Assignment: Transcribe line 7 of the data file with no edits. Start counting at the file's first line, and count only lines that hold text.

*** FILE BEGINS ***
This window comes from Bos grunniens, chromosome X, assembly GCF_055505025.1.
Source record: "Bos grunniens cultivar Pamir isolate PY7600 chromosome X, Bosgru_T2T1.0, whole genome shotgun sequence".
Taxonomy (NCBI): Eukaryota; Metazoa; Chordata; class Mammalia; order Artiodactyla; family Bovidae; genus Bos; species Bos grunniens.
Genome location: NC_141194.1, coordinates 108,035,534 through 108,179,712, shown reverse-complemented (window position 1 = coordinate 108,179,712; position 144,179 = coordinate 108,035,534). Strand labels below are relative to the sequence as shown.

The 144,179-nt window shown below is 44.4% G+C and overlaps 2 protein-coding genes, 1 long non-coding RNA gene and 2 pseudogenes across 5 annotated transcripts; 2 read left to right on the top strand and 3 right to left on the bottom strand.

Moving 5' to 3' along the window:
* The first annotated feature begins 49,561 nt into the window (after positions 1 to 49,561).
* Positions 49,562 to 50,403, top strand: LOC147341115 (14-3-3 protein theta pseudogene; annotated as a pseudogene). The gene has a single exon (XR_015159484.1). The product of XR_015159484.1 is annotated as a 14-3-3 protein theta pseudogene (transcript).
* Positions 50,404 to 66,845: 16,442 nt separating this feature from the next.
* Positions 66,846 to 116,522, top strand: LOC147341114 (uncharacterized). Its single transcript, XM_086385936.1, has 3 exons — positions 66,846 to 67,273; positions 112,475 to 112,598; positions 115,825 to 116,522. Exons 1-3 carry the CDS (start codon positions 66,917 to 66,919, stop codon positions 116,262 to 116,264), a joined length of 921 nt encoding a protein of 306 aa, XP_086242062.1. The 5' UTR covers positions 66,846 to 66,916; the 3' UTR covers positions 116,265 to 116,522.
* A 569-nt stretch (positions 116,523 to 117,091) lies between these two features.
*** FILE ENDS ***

* The first annotated feature begins 49,561 nt into the window (after positions 1 to 49,561).